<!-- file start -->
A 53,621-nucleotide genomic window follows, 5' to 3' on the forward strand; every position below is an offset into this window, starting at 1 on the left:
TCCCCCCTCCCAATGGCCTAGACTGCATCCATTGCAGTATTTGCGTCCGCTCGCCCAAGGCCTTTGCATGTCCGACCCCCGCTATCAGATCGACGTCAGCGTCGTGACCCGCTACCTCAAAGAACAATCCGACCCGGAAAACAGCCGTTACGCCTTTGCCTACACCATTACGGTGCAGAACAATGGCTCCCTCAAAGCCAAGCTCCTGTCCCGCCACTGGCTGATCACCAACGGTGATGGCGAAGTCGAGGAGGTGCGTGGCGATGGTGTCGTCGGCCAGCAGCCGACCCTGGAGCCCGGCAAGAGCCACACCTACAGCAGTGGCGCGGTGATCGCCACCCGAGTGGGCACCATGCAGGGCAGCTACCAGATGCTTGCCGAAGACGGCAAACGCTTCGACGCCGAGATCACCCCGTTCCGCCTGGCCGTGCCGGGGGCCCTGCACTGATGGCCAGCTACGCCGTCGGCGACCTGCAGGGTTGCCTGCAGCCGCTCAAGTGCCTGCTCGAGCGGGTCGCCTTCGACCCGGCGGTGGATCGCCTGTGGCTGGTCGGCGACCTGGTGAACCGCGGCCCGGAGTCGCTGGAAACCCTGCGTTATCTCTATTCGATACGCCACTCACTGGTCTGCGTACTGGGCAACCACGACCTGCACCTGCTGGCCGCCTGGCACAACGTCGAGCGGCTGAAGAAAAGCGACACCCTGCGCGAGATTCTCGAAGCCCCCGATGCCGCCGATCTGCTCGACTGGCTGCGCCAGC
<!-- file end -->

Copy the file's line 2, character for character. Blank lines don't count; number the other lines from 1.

TCCCCCCTCCCAATGGCCTAGACTGCATCCATTGCAGTATTTGCGTCCGCTCGCCCAAGGCCTTTGCATGTCCGACCCCCGCTATCAGATCGACGTCAGCGTCGTGACCCGCTACCTCAAAGAACAATCCGACCCGGAAAACAGCCGTTACGCCTTTGCCTACACCATTACGGTGCAGAACAATGGCTCCCTCAAAGCCAAGCTCCTGTCCCGCCACTGGCTGATCACCAACGGTGATGGCGAAGTCGAGGAGGTGCGTGGCGATGGTGTCGTCGGCCAGCAGCCGACCCTGGAGCCCGGCAAGAGCCACACCTACAGCAGTGGCGCGGTGATCGCCACCCGAGTGGGCACCATGCAGGGCAGCTACCAGATGCTTGCCGAAGACGGCAAACGCTTCGACGCCGAGATCACCCCGTTCCGCCTGGCCGTGCCGGGGGCCCTGCACTGATGGCCAGCTACGCCGTCGGCGACCTGCAGGGTTGCCTGCAGCCGCTCAAGTGCCTGCTCGAGCGGGTCGCCTTCGACCCGGCGGTGGATCGCCTGTGGCTGGTCGGCGACCTGGTGAACCGCGGCCCGGAGTCGCTGGAAACCCTGCGTTATCTCTATTCGATACGCCACTCACTGGTCTGCGTACTGGGCAACCACGACCTGCACCTGCTGGCCGCCTGGCACAACGTCGAGCGGCTGAAGAAAAGCGACACCCTGCGCGAGATTCTCGAAGCCCCCGATGCCGCCGATCTGCTCGACTGGCTGCGCCAGC